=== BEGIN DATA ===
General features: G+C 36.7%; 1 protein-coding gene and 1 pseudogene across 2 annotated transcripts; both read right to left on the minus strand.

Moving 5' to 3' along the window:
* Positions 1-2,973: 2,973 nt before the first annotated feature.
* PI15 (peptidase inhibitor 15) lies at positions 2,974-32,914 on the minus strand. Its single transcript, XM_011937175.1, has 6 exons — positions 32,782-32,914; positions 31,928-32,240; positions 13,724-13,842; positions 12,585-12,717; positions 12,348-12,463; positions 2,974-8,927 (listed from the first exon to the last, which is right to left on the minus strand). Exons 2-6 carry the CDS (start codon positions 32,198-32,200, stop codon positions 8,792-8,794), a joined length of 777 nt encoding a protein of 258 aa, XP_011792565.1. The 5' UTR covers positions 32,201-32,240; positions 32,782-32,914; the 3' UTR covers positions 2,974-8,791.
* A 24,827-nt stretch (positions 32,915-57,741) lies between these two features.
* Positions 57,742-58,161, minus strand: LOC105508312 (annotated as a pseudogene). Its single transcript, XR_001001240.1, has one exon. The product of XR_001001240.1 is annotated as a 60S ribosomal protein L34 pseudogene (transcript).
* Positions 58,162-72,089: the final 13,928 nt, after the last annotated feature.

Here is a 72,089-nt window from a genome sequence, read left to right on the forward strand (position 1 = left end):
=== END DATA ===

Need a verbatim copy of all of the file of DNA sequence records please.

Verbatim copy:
General features: G+C 36.7%; 1 protein-coding gene and 1 pseudogene across 2 annotated transcripts; both read right to left on the minus strand.

Moving 5' to 3' along the window:
* Positions 1-2,973: 2,973 nt before the first annotated feature.
* PI15 (peptidase inhibitor 15) lies at positions 2,974-32,914 on the minus strand. Its single transcript, XM_011937175.1, has 6 exons — positions 32,782-32,914; positions 31,928-32,240; positions 13,724-13,842; positions 12,585-12,717; positions 12,348-12,463; positions 2,974-8,927 (listed from the first exon to the last, which is right to left on the minus strand). Exons 2-6 carry the CDS (start codon positions 32,198-32,200, stop codon positions 8,792-8,794), a joined length of 777 nt encoding a protein of 258 aa, XP_011792565.1. The 5' UTR covers positions 32,201-32,240; positions 32,782-32,914; the 3' UTR covers positions 2,974-8,791.
* A 24,827-nt stretch (positions 32,915-57,741) lies between these two features.
* Positions 57,742-58,161, minus strand: LOC105508312 (annotated as a pseudogene). Its single transcript, XR_001001240.1, has one exon. The product of XR_001001240.1 is annotated as a 60S ribosomal protein L34 pseudogene (transcript).
* Positions 58,162-72,089: the final 13,928 nt, after the last annotated feature.

Here is a 72,089-nt window from a genome sequence, read left to right on the forward strand (position 1 = left end):